Energy studies urge poor nations to pursue solar-power development

By , Special to The Christian Science Monitor

Even the poorest of the oil-deficient developing countries should establish their own solar-power data collection systems without delay, urges a study by an eminent group of international specialists.

The report is o ne of several which analyze various aspects of new and renewable energy resources, published in preparation for a world conference in Nairobi, Kenya, in August.

The Kenya meeting is designed to benefit all regions, but it is likely to pay the closest attention to the needs of the poorest and mainly agricultural developing nations.

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Many poor countries now are passing through relatively intense periods of energy consumption, spending on the average more than a quarter of their export earnings on the import of oil. They can offset the cost by exploring and developing their own energy sources, the specialists assert.

The economic plight of these nations coincides with rapid and spectacular technological developments that make many unconventional energy sources cost-effective for the first time.

Seeking a long-term view, the United Nations has established several groups of specialists whose analyses of the tasks ahead will form the basis of discussions at the Kenya conference in August. The reports map out an immense and profitable sphere of development.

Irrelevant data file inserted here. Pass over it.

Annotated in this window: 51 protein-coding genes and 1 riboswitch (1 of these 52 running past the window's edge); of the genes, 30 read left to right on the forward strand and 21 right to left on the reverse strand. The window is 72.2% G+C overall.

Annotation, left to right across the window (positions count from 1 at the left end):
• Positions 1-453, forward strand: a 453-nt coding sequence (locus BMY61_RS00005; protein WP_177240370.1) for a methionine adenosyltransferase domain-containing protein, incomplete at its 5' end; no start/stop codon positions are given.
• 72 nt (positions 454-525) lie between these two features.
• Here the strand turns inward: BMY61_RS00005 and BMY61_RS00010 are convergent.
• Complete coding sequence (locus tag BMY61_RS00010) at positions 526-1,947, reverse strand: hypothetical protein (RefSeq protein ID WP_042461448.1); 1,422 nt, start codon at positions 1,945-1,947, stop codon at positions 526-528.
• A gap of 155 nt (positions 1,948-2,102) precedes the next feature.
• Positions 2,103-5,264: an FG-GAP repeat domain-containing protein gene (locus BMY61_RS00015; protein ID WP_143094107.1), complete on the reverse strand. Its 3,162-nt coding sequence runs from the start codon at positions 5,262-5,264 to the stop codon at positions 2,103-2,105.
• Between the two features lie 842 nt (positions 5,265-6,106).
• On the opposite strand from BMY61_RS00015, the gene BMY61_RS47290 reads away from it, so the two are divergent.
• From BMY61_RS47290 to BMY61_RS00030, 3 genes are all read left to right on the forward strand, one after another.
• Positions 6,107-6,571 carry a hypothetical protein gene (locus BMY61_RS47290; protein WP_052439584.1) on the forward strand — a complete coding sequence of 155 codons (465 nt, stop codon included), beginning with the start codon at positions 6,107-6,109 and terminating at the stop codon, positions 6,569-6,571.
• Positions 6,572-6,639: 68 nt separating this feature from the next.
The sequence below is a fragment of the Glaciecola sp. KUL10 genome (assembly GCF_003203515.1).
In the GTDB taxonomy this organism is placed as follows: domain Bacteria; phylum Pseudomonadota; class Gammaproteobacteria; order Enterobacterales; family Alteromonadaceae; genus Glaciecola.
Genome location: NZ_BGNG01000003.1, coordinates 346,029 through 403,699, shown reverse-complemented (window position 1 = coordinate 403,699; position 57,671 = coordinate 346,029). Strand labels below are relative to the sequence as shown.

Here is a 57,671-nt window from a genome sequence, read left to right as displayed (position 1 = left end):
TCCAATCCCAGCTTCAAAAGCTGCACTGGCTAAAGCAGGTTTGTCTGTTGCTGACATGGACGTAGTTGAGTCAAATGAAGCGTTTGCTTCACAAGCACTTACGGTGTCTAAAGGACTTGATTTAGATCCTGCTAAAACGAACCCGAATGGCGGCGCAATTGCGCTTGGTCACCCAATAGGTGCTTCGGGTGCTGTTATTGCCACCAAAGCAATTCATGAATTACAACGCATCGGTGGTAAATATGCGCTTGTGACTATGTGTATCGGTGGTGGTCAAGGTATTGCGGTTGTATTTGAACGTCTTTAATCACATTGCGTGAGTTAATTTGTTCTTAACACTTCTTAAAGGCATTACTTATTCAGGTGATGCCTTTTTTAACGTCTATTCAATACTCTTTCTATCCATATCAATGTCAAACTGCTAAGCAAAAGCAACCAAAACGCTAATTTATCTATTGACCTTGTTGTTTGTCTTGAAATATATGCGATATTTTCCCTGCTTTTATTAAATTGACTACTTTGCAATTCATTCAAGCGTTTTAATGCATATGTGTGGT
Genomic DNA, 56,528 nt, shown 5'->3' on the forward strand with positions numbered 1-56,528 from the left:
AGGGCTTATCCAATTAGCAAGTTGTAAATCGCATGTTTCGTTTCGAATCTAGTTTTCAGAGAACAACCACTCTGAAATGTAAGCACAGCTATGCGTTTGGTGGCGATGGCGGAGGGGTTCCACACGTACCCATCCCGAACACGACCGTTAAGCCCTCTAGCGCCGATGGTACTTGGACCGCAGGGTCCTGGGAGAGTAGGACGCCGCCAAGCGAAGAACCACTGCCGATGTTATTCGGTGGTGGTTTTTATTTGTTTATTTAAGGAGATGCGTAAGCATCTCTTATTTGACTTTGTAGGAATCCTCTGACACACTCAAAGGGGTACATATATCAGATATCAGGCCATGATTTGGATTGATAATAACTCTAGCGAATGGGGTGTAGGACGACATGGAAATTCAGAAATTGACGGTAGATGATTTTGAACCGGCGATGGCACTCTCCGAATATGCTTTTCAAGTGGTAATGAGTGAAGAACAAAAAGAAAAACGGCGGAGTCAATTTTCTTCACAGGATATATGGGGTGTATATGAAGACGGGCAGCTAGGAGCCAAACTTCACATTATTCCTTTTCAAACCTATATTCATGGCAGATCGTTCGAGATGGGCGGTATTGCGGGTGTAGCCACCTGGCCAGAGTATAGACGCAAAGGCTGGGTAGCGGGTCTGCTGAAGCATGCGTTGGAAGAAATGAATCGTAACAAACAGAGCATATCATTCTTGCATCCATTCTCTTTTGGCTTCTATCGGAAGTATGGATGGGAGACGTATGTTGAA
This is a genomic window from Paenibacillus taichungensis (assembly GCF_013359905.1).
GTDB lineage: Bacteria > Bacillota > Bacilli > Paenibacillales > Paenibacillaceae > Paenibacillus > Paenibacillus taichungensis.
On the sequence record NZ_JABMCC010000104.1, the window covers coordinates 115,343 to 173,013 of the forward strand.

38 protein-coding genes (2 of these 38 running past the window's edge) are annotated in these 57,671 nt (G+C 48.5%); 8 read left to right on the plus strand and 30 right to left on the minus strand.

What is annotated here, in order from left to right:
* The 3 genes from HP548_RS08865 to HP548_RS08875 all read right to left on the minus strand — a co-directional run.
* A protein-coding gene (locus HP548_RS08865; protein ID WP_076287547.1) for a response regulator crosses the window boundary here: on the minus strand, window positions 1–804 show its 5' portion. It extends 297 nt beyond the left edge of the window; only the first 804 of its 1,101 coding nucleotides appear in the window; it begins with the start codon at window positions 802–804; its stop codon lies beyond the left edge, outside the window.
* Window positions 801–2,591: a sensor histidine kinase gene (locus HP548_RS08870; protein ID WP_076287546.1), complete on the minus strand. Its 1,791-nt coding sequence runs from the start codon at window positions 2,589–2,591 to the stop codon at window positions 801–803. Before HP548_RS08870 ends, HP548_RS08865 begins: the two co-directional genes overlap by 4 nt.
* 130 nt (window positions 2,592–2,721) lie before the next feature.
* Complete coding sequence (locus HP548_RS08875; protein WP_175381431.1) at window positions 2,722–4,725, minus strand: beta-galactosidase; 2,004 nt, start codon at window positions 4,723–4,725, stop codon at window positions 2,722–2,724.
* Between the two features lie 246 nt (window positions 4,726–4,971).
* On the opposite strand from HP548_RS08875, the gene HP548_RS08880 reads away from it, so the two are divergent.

Thus, the technical panel on solar power emphasizes the need for a realistic assessment of potential energy yields by every country in order to avoid expensive delays in development.

Many applications of solar energy in the poor countries have either broken the cost barrier already or are about to do so, demanding priority in further development. These include water heating, pumping, and desalination; crop drying, icemaking, and cold storage, as well as low-power electricity generation for remote settlements.

The panel is optimistic about the future of the still expensive solar cells, but it cautions against overselling. It summarizes the special problems of the introduction of solar-energy application in the developing countries as inadequate information on a available technologies, lack of local manufacturing infrastructure, including trained manpower, and the absence of institutional arrangements for promoting the industry.

It calls for special measures in many developing countries to assure that they reap the benefits of the new technologies.

The authors believe that many early attempts to persuade rural populations to accept solar cookers on a wide scale have failed because of their incompatibility with local customs. They consider the time ripe for renewed demonstrations now, especially because of the currently growing shortage of fuel wood in many areas.

Solar-power technology, however, may not be available on a sufficient scale for some time to provide a viable alternative to the traditional energy sources used by the majority of rural people in the developing countries, argues the panel concerned with fuel wood and charcoal.

The panel forecasts intensifying shortages of wood-based energy during the coming decades. It insists that national and regional energy policies formulated for the future should take account of the immense problems likely to be caused by these shortages despite all preventative measures currently envisaged in other spheres.